Retired four years? Me too:) retirement only solves 50% of the game. This year i've shifted to a new astral plain ( not to sound to Timothy Leary like). It's as though synchronicity taps me on the shoulder or slaps me on the back of my head:) You can't look for it? Only recognize when it's there. It's wonderful. I don't know where it's taking me but I'm on my way. One thing i've become is apolitical ( at parties your better off telling some one your an atheist then being apolitical) It's not apathy though. Try it your blood pressure will drop ten clicks. Sports is better to follow. What are them 49ers gonna do this year?

Retired Syd

Jacq: I think you hit it on the head. I would never have described my first years of retirement as unhappy--I totally enjoyed it even then. But I think losing that freedom for a couple years really brought home what I had been under-appreciating at the time. Definite hedonic adaption. Slap me when I start taking it for granted again . . .

DPG: You are lucky, especially as a man. I get a higher percentage of those struggling emails from men (although it's not exclusively men, so I can't over-generalize). And especially since you had been downsized, you sure rolled with the punches well! Sounds like you had some big projects to delve into right away, which probably was part of the trick.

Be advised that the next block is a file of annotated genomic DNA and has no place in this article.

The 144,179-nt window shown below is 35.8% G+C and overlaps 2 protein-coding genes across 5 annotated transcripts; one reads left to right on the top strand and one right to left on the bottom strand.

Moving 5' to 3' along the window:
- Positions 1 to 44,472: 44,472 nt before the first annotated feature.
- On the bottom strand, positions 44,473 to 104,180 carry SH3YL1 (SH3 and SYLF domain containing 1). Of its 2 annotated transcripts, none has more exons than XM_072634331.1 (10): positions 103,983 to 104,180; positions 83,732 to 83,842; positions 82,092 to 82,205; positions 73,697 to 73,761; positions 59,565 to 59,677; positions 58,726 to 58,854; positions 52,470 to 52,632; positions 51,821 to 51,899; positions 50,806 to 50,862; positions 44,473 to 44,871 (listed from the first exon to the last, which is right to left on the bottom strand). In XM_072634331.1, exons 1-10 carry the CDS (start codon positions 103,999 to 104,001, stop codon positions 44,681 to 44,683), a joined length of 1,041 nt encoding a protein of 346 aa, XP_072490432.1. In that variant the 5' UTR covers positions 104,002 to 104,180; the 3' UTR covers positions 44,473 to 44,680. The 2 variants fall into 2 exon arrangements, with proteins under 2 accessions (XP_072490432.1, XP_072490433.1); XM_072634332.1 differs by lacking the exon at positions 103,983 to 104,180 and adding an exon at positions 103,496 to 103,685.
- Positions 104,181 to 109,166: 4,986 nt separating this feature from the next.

Tom: Yeah, not so fast!

fred: Nope, you can't look for it. You're right. (And you're right about the politics and the blood pressure too. Sometimes people just have a hard time fighting addiction, even when they know it's bad for them.


So I must admit that I don't see where all the drama comes from. But since I haven't done it yet, trust that there is something that I'm missing. If you really, really, really know that you have enough money to live the lifestyle you want for the rest of your life without saying yes sir to a boss ever again, whats so hard about that?

It seems to me that anyone having trouble adjusting to this kind of freedom is just not completely confident about really having "enough". And therefore live with a little subconscious voice always asking, should I really be "wasting" my day gardening? Because if calamity strikes and it turns out I don't have enough, I sure screwed up my life.